January 1, 2008
By Jennifer Zegler
New cap and closure designs reduce weight, environmental impact
Weight woes and higher morals are not only the territory of New Year’s resolutions — manufacturers of caps and closures are concerned about them as well. Skyrocketing material costs and sustainability concerns have brought lightweighting and green plans to the forefront of the closure industry.
“In the beverage market, it is a highly competitive marketplace and one of the vehicles to deliver improved profit margins is to reduce packaging costs,” says John Grainda, marketing manager for carbonated soft drinks for Alcoa Closure Systems International, Indianapolis. “One way is to lightweight — or take plastic and/or material out — to arrive at a cost-reduced package. It’s not guaranteed or automatic. We are continually looking to reduce cost, reduce packaging and help the environment.”
Alcoa continues to promote its Xtra Lok Mini, a lightweight, two-piece closure designed specifically for carbonated soft drinks that was introduced in 2006. Last year, the Mini profile grew to include the MB-Lok Mini, designed for cold-fill malt beverages, and Omni-Lok Mini, which is a liner-less closure for carbonated beverages. The 28-mm. MB-Lok Mini closures are capable of handling multi-serve PET package sizes up to 2.5 liters.
Additionally, Alcoa continues to develop new closures using minimum packaging while maximizing performance, Grainda says. In the pipeline are lightweight closures for bottled water applications, he explains. The company also is working toward solutions for other packaging line issues, such as line conversions for manufacturers seeking to run CSDs and water on the same lines.
“Our systems integration support helps improve operation and integrate capping equipment and service,” Grainda says. “One of Alcoa’s signatures is global expansion. In 2007, we completed a number of line conversions and will be expanding that in 2008. We provide total capping solutions for beverages and bottling conversions as seamlessly as possible.”
Also highlighting its lighter weight closures is Portola Packaging, Batavia, Ill. The company offers its 38-mm. DBJ closure for dairy applications, which is the company’s primary focus. According to Roy Robinson, vice president of strategic marketing, the 38-mm. DBJ features a plug seal and approximately 10 percent savings over a typical lined closure.
In addition, last year was a busy year as Portola Packaging expanded its 38-mm. product line for juice applications, which it sees as a new application area in addition to aseptic products. The cap, with liner, offers a 10 percent savings in resin weight, Robinson says, and expanded its international presence this year. The company also offers the Zork wine closure, which it expects to increase in popularity in 2008, Robinson says.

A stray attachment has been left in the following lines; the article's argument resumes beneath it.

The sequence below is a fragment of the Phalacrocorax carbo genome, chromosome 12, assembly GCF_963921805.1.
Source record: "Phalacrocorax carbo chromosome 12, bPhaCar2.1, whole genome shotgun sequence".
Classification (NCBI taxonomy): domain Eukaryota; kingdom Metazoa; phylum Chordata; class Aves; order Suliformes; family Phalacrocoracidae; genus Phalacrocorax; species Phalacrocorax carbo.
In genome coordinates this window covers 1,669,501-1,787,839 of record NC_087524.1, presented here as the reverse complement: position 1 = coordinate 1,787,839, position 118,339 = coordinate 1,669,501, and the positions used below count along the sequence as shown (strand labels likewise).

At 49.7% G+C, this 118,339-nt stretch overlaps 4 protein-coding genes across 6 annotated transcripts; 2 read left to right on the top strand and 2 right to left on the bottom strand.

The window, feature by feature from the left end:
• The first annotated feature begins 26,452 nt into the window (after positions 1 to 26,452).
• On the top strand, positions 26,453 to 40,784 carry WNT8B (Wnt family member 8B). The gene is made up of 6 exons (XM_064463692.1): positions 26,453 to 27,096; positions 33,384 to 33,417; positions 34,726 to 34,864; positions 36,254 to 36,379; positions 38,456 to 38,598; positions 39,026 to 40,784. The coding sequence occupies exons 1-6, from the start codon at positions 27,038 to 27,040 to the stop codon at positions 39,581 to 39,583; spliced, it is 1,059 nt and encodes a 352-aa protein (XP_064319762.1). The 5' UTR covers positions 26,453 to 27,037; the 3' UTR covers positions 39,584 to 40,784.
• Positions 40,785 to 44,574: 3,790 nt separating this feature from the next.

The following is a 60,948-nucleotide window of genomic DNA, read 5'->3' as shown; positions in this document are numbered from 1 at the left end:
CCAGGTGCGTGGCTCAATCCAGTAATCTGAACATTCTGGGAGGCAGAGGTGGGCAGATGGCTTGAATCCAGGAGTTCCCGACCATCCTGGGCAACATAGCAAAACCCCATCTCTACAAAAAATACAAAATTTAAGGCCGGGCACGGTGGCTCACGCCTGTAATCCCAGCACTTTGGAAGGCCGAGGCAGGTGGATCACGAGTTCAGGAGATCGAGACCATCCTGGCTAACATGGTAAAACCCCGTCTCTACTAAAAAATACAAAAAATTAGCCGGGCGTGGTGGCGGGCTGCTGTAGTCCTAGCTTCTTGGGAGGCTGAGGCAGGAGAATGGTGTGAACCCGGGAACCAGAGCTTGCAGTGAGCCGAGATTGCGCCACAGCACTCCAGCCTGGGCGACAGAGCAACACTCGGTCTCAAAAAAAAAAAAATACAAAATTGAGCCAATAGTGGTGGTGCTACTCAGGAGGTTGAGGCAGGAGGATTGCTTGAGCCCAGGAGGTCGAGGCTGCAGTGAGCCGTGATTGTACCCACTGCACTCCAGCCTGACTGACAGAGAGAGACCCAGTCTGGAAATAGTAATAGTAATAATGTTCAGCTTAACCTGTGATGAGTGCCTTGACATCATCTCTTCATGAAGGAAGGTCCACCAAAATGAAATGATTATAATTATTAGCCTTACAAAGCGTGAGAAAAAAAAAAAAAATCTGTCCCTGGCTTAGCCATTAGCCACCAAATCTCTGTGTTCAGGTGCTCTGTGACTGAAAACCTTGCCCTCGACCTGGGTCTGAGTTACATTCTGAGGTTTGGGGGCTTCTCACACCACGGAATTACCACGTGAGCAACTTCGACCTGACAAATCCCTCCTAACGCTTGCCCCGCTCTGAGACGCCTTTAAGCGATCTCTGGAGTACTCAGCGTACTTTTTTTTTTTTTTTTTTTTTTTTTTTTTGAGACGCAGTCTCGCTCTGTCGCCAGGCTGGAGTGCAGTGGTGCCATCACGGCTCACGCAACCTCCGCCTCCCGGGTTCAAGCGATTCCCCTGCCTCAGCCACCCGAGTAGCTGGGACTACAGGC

Cap and closure manufacturers also are talking about going green in 2008. Companies, including Portola Packaging, have initiated greener products as well as business practices. Portola has made green concerns part of its corporate mission and has a dedicated “Green Team” that identifies ways to reduce the company’s footprint.
A manufacturer of closures for the milk, bottled water and juice industries, Blackhawk Molding, also is looking forward to a greener 2008. The company has had an active year launching new closures, including the Clear Cap, which removes colorant and tamper-evident rings from milk packaging.
The company’s most popular four-threaded, tamper-evident and leak-avoidant Super Quad cap was the inspiration for the 2007 launch of its Super Quad II cap. The Super Quad II features a shorter profile than its predecessor and originally was constructed for school lunch applications. Yet, the lighter and less expensive Super Quad II has been found to have “broader potential application,” says Dale Berg, general manager for the Addison, Ill.-based company.
Early this year, Blackhawk Molding will introduce its new patented Fresh Strip packaging innovation. A cap using the Fresh Strip features a lighter weight and no colorant, which helps to minimize cost. The strip also maintains tamper evidence when the Fresh Strip band is adhered over the cap and bottle neck, Berg explains.